Zoho down, Zoho up
Today The Register reported that Zoho’s entire system had gone offline for several hours because the registrar that they use had suspended their account.
“Our Zoho.com domain is blocked and Tierra our domain registrar is not responding,” the tweet read. “Can someone help us reach their senior executive team?” it asked with a picture listing Tierra’s senior executives.
An hour later, Zoho CEO Sridhar Vembu was still scrambling: “We are working hard to identify why the domain was taken down by the registrar in the first place. Once we do that, we will take alternative steps so this never happens. We apologize sincerely but this issue is well beyond our control and our domain was taken down with no notice!”
Interestingly Vembu took personal charge of Zoho’s Twitter account and dealt with complaints and cries for help himself. He wrote a lengthy blog post in which he ends by saying
You have my assurance that nothing like this will ever happen again. We will not let our fate be determined by automated algorithms of others. We will be a domain registrar ourselves.
I thank you for your support and I will be here until you do not need me anymore.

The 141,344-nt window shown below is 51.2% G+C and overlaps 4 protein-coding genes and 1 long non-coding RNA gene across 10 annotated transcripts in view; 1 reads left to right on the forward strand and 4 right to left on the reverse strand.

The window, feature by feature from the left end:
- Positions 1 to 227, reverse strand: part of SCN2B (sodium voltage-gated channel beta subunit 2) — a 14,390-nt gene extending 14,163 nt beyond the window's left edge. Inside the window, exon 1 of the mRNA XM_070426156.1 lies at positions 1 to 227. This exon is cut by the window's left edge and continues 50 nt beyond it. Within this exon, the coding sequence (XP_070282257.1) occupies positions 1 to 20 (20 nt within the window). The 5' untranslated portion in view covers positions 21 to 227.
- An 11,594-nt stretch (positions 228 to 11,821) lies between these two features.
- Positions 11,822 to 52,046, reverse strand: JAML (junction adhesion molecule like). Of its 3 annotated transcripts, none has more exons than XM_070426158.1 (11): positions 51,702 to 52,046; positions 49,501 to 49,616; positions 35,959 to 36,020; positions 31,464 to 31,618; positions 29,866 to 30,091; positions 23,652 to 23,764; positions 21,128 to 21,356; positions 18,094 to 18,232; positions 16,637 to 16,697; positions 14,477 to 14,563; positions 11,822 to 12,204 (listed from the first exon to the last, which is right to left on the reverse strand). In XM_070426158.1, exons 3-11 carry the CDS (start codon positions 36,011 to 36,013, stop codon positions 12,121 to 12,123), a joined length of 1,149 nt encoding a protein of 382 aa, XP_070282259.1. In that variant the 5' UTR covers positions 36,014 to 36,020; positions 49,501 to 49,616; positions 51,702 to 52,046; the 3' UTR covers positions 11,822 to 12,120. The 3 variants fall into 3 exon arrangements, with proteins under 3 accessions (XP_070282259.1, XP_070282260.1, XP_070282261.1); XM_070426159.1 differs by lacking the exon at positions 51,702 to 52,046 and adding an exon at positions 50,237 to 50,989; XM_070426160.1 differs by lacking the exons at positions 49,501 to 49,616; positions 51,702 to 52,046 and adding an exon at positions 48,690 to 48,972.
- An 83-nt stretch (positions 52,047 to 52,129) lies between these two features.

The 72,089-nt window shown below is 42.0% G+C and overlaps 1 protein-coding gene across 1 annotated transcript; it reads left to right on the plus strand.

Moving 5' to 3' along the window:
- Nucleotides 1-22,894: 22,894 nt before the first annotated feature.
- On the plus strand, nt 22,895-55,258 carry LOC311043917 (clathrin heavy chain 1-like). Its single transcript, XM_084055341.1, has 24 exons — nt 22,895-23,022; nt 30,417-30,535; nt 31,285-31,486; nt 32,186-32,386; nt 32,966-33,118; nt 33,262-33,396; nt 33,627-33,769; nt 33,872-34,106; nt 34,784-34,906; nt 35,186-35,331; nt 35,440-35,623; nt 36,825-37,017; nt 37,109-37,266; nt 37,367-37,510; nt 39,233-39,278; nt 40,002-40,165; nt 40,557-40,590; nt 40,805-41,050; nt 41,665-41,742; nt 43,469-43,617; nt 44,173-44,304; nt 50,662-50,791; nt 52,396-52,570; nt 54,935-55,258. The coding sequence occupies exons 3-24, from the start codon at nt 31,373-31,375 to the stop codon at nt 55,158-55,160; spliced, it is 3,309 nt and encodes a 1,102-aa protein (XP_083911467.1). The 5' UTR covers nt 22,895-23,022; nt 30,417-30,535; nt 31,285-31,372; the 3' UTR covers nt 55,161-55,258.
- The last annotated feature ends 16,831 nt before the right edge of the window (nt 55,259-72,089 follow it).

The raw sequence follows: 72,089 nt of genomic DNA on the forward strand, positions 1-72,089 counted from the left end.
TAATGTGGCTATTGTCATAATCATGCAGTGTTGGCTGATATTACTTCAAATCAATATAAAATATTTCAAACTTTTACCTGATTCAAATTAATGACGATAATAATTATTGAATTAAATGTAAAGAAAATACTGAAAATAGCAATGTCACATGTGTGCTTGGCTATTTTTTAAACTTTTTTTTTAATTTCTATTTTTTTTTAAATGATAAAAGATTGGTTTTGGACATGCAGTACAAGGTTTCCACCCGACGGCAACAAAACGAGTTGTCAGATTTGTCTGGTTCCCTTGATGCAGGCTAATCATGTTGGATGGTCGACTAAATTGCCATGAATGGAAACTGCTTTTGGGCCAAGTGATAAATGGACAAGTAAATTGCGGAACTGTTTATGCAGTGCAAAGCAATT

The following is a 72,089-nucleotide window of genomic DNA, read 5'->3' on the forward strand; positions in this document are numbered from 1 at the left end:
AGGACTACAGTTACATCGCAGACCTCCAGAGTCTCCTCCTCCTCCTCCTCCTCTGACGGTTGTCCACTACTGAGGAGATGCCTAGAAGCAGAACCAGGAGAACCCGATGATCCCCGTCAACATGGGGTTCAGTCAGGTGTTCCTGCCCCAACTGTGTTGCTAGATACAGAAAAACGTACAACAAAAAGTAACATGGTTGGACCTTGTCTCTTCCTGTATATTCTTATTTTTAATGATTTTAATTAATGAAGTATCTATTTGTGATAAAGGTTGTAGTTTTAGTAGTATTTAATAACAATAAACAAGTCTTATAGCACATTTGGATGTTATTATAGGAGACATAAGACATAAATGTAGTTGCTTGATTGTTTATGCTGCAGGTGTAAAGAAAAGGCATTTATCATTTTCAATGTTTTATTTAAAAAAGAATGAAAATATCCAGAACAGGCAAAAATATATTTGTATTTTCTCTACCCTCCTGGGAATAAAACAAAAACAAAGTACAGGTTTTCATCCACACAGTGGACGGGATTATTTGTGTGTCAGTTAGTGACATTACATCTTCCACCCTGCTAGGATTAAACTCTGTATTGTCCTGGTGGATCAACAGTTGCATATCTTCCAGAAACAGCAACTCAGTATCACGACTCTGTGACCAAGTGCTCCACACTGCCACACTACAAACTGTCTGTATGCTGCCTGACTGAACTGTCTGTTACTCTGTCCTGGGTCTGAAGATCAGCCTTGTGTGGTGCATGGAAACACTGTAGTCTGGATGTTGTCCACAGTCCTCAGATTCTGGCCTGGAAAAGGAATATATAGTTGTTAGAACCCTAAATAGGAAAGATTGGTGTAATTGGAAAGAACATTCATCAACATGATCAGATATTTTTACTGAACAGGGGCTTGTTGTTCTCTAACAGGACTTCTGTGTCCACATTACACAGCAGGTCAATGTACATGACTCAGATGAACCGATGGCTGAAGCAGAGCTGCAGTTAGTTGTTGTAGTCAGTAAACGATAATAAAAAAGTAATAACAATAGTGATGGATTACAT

However, the most interesting information in The Register’s article, for me at least, lay buried in a paragraph later in the article, which described Zoho as
a software-as-a-service company with 5,000 staff, roughly 40 million users globally, and an estimated $400m-plus in annual revenues.
They have succeeded in their mission then: to create a large and viable business without falling into the trap of assuming they have to defeat any of the incumbents to do it. I learned about this goal when I visited them in Chennai more than ten years ago.
They had a very unusual working environment, especially for an Indian company, and I left hoping that they would prosper.
Apparently they did!